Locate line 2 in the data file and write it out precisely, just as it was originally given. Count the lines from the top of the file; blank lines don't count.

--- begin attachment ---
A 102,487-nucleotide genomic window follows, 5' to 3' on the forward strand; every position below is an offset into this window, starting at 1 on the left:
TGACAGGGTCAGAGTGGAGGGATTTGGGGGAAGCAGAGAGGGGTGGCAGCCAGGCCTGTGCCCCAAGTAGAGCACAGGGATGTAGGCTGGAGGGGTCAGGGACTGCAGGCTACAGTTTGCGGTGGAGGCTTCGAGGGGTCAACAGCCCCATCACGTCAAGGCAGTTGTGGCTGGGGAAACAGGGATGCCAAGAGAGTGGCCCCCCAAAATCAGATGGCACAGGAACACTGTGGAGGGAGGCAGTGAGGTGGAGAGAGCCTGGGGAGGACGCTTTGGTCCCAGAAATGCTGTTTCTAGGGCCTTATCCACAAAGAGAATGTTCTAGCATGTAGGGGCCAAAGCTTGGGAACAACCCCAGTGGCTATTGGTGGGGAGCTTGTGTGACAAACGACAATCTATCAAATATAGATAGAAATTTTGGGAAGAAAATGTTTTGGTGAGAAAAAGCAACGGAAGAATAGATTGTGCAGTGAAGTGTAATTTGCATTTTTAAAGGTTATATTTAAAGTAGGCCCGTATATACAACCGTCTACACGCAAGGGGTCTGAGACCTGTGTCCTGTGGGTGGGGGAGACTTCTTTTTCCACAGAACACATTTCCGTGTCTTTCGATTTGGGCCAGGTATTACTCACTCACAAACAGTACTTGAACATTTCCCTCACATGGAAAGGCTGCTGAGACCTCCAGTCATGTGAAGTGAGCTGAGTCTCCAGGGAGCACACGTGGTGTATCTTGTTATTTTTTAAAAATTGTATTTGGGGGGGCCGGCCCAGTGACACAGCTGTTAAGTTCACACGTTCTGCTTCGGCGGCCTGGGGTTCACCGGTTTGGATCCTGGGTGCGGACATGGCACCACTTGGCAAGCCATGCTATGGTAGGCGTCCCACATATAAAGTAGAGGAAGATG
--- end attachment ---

TGACAGGGTCAGAGTGGAGGGATTTGGGGGAAGCAGAGAGGGGTGGCAGCCAGGCCTGTGCCCCAAGTAGAGCACAGGGATGTAGGCTGGAGGGGTCAGGGACTGCAGGCTACAGTTTGCGGTGGAGGCTTCGAGGGGTCAACAGCCCCATCACGTCAAGGCAGTTGTGGCTGGGGAAACAGGGATGCCAAGAGAGTGGCCCCCCAAAATCAGATGGCACAGGAACACTGTGGAGGGAGGCAGTGAGGTGGAGAGAGCCTGGGGAGGACGCTTTGGTCCCAGAAATGCTGTTTCTAGGGCCTTATCCACAAAGAGAATGTTCTAGCATGTAGGGGCCAAAGCTTGGGAACAACCCCAGTGGCTATTGGTGGGGAGCTTGTGTGACAAACGACAATCTATCAAATATAGATAGAAATTTTGGGAAGAAAATGTTTTGGTGAGAAAAAGCAACGGAAGAATAGATTGTGCAGTGAAGTGTAATTTGCATTTTTAAAGGTTATATTTAAAGTAGGCCCGTATATACAACCGTCTACACGCAAGGGGTCTGAGACCTGTGTCCTGTGGGTGGGGGAGACTTCTTTTTCCACAGAACACATTTCCGTGTCTTTCGATTTGGGCCAGGTATTACTCACTCACAAACAGTACTTGAACATTTCCCTCACATGGAAAGGCTGCTGAGACCTCCAGTCATGTGAAGTGAGCTGAGTCTCCAGGGAGCACACGTGGTGTATCTTGTTATTTTTTAAAAATTGTATTTGGGGGGGCCGGCCCAGTGACACAGCTGTTAAGTTCACACGTTCTGCTTCGGCGGCCTGGGGTTCACCGGTTTGGATCCTGGGTGCGGACATGGCACCACTTGGCAAGCCATGCTATGGTAGGCGTCCCACATATAAAGTAGAGGAAGATG